The Food Project: Youth. Food. Community.

Skip to main content

from the fields

The Food Project's blog

Now What? Seven Priorities for the Food Movement in the Age of Obama and Why Young People Will Lead the Way

by Anim Steel

“Is a sustainable food strategy on Obama’s menu?” asked Derrick Jackson in a December 30, 2008 Boston Globe column.  Don’t depend on it, he concluded, despite some pretty encouraging signs from the Obama camp.  The new president will face serious “blowback” from the agribusiness industry, he noted.  That’s a lobby that Michael Pollan described as the second most powerful in DC.

So if Obama doesn’t lead the way, who will?  And even if he proves to be a champion of sustainable food policy, what will bridge the enormous gap between vision and reality? What will force revolutionary change all the way from Capitol Hill to the corner store?

Read more

Share this post: click here to share this page

Read more categories: ,

Leading Food Advocates To Visit Farmworker Community Dubbed “Ground Zero for Modern Slavery"

Immokalee, FL – On Wednesday, March 4th, a dozen prominent authors, sustainable food advocates, and small farmers participated in a day-long delegation to Immokalee, Florida witnessing firsthand the miserable living and working conditions of migrant farmworkers. Delegates spent the day with the Coalition of Immokalee Workers, a nationally recognized farmworker organization at the forefront of fighting to improve farmworkers’ sub-poverty wages; combating forced labor in the Florida agricultural industry; and demanding that corporate food retailers use their market power to ensure more humane labor standards from their Florida tomato suppliers.

Who was there?  Anim Steel, Director of National Programs, The Food Project

Frances Moore Lappé, Author, Diet for a Small Planet; Raj Patel, Author, Stuffed and Starved; Josh Viertel, President, Slow Food USA; Bill Ayres, Executive Director, World Hunger Year; Ben Burkett, President, National Family Farm Coalition; Mike Moon, Family Farm Defenders;
Eric Holt-Gimenez, Executive Director, Food First/Institute for Development Policy;
LaDonna Redmond, President & CEO, Institute for Community Resource Development;
Tom Philpott, Food Editor and Columnist, Grist.org; Jim Goodman, Organic Farmer;

Farmworkers who pick tomatoes for the corporate food industry are among the country’s least paid, least protected workers. They earn about 45 cents for every 32-lb. bucket of tomatoes they pick – a rate that has not changed significantly in 30 years – working from dusk to dawn without the right to overtime pay. They receive no benefits and are excluded from the right to organize. In the most extreme cases, captive workers are held against their will by their employers through threats or violence – including beatings, shootings, and pistol-whippings.

There have been seven federal prosecutions by the Department of Justice for forced labor in the Florida agricultural industry in the past ten years, involving well over one thousand farmworkers.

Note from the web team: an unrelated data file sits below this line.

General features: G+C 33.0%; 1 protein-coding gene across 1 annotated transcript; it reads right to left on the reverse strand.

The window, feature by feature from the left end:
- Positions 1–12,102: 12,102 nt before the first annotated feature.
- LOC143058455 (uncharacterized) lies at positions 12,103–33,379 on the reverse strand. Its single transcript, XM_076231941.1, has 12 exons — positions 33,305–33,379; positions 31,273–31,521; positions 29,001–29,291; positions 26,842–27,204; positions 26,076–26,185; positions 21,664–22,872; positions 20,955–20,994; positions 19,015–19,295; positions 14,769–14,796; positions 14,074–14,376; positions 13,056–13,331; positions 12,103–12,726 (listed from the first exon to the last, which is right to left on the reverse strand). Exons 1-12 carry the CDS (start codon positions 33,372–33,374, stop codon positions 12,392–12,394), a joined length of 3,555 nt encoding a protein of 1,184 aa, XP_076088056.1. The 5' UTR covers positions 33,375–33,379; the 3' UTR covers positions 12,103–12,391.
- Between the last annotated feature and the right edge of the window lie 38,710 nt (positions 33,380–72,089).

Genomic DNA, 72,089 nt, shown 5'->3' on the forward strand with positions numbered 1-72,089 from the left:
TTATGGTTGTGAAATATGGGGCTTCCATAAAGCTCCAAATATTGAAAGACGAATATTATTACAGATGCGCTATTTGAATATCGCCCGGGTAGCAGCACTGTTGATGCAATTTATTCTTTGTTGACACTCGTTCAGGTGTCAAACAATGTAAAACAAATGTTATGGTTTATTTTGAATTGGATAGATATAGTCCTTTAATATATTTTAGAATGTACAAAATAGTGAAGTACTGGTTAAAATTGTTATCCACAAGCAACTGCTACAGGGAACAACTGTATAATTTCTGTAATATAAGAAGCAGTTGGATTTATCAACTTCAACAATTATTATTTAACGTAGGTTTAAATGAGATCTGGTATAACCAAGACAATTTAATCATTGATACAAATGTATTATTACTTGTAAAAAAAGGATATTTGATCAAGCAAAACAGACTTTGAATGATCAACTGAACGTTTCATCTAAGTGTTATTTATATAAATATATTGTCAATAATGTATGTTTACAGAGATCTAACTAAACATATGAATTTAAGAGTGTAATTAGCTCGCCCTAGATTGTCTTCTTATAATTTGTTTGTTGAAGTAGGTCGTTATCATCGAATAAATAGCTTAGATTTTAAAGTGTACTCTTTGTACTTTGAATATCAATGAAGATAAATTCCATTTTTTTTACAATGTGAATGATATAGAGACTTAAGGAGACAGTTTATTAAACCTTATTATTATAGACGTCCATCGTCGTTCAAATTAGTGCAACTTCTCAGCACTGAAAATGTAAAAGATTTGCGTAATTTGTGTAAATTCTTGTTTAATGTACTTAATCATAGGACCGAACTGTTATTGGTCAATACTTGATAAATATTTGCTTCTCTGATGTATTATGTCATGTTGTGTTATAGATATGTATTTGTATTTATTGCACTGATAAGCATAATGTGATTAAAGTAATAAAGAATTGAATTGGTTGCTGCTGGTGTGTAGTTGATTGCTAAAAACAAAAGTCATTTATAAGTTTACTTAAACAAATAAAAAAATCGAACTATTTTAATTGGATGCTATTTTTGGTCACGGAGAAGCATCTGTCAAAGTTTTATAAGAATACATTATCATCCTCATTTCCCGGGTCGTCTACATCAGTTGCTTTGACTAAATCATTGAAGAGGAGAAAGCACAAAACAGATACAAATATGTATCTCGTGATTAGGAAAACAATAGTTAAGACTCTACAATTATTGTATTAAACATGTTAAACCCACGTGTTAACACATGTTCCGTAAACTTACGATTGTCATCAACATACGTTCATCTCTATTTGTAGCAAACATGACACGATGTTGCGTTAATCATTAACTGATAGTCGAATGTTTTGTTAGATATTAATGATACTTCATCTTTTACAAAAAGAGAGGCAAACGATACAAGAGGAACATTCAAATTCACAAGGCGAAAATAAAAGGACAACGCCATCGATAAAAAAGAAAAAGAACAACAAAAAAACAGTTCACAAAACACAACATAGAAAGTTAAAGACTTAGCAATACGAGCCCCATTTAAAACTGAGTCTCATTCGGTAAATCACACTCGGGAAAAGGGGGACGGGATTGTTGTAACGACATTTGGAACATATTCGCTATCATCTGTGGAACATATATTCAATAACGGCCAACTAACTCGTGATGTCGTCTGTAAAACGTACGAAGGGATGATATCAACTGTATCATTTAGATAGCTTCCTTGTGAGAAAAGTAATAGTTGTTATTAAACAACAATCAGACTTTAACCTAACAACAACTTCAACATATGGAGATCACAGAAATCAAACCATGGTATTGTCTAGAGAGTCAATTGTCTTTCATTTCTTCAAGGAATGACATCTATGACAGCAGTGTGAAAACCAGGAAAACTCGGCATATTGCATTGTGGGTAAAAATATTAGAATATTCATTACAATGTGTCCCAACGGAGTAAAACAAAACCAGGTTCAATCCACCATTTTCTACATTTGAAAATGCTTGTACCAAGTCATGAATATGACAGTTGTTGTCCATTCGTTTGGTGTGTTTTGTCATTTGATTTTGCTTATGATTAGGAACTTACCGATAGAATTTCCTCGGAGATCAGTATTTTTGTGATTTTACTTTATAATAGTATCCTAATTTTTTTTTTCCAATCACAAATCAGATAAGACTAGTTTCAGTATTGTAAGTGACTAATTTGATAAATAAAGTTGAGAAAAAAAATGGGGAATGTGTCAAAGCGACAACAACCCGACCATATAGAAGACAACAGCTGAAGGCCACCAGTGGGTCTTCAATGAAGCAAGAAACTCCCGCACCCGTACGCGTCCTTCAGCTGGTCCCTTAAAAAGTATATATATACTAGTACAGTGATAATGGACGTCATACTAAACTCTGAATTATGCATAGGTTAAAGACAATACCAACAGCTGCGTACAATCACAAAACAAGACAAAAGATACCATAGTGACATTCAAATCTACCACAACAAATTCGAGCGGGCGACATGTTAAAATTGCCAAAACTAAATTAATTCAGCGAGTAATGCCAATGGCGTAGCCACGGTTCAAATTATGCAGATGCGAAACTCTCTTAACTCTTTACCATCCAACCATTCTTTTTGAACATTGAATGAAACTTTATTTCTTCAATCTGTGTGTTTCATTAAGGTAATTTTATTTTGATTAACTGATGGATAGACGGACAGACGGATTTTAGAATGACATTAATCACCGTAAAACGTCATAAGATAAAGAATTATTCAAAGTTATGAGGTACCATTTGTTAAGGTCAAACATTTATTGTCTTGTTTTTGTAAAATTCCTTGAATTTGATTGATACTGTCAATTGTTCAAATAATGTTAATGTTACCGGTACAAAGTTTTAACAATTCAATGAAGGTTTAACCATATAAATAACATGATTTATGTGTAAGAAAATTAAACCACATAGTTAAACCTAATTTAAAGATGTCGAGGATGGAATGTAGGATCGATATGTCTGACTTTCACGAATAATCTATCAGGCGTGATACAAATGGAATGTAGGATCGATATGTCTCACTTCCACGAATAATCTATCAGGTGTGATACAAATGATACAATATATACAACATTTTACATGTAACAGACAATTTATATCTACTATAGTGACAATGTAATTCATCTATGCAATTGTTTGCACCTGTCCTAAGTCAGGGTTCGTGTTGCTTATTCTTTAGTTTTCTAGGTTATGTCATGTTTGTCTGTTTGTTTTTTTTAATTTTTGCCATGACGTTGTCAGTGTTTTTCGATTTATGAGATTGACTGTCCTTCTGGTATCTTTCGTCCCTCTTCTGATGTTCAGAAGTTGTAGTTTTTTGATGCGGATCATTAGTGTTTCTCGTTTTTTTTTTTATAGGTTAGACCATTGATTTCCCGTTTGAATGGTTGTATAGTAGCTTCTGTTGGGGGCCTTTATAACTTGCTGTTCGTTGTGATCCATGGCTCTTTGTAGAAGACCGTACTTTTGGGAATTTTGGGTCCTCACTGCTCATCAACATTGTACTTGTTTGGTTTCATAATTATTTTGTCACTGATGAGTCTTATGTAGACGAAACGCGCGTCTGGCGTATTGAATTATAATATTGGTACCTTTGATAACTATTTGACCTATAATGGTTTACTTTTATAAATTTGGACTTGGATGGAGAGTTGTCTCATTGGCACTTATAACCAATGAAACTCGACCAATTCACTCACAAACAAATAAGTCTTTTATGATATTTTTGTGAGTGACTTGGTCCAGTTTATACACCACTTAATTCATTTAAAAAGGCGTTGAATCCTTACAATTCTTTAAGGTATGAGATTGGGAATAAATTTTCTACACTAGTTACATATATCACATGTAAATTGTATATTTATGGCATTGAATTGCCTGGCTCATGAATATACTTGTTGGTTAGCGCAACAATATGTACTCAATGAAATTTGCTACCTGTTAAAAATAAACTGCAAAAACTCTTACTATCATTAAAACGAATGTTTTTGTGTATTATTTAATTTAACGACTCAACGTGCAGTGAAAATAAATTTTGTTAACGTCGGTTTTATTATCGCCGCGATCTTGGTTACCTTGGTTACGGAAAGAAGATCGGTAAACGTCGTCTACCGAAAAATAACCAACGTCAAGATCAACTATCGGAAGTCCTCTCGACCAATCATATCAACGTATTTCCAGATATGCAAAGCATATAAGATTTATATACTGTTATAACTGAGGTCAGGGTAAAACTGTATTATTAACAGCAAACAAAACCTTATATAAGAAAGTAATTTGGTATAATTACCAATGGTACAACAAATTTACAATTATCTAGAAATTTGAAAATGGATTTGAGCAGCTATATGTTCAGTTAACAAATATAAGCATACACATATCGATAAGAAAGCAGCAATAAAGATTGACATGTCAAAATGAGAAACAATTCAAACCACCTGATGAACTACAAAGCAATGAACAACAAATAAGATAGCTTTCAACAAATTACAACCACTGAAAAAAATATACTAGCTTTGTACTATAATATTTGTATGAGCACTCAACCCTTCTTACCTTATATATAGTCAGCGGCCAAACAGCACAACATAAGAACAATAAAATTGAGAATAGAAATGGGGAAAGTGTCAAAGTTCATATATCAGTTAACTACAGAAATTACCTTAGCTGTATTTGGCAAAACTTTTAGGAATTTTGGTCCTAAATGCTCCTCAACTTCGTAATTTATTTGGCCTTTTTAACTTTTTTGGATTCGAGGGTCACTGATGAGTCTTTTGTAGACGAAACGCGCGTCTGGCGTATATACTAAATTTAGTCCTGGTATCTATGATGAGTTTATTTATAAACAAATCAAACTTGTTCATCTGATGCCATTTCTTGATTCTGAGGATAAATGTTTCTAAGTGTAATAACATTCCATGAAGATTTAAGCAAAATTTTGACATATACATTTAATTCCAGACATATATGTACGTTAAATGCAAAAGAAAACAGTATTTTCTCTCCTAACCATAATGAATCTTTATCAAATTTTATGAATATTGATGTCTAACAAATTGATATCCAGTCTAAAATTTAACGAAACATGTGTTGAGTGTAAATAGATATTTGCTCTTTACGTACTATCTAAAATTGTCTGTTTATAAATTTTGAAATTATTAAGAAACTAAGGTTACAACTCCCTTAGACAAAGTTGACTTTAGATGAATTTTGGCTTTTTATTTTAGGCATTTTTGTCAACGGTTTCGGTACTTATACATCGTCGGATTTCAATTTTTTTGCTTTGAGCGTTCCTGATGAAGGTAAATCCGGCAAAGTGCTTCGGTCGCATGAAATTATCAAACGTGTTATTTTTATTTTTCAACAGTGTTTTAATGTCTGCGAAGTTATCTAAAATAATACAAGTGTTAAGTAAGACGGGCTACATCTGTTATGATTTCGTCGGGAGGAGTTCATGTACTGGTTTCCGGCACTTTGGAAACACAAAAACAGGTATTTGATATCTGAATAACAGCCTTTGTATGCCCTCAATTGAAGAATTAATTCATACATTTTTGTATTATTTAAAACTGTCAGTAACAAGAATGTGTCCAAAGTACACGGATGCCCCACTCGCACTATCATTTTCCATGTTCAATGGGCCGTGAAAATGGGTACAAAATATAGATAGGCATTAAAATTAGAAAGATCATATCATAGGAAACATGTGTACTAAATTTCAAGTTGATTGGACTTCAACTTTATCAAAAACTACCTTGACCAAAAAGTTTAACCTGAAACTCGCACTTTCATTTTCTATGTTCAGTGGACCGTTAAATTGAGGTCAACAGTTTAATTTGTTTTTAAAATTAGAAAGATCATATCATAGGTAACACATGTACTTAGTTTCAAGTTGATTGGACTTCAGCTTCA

This is the first-ever delegation of sustainable food advocates to Immokalee. The delegation is hosted by Just Harvest USA, a national organization that aims to build a more just and sustainable food system with a focus on establishing fair wages, humane working conditions, and fundamental rights for farmworkers. They achieve this through broad public education about the conditions in which our food is produced and mobilizing support for farmworker-led and other grassroots campaigns.

Share this post: click here to share this page

What do those farmers do in the winter?

onion seedlings
onion seedlings
By Kate Mrozicki, Farm CSA Manager

Yes, we farmers do work some in the winter.  Now it is care for the inanimate object on the farm, not the vegetables, that occupies our time. Coming home from a day of wrenches and repairs I found an old essay by E. B. White that summed up how I was feeling: “farming is about twenty per cent agriculture and eighty per cent mending something that has got busted. Farming is a sort of glorified repair job.“ That is certainly how it seems at this time of year when our hands are more likely to be smeared with tractor grease than creased with soil. Fix-it projects vie for our attention before the season begins- the water hydrant that dribbles when it should gush, the door that swings at an awkward angle, the green house heater that stubbornly refuses to fire up, the tractor tire that goes flat as soon as it awakens from its winter slumber. Fluids need changing and filters need cleaning. We are becoming quite fond of our liquid wrench, sledgehammers and ratchets. Sometimes the problems require a much softer touch. That heater malfunction turned out to be more of a zoning than a mechanical issue. Generations of birds had squeezed through the narrow grate meant to keep them out and taken up residence in the chimney, eventually cutting our heater off from the oxygen supply required for combustion. A tall ladder and a long stick were all it took to evict the tenants and their nests, allowing the heater to rumble to life again. Luckily, just as we were beginning to feel more like mechanics than farmers, seeding time arrived and now the neon green of emergent onions brightens our lives. Once again we have living things to care for, vegetables to cultivate, dinner to grow.

 

by Kate Mrozicki, Farm CSA Manager

Share this post: click here to share this page

categories: ,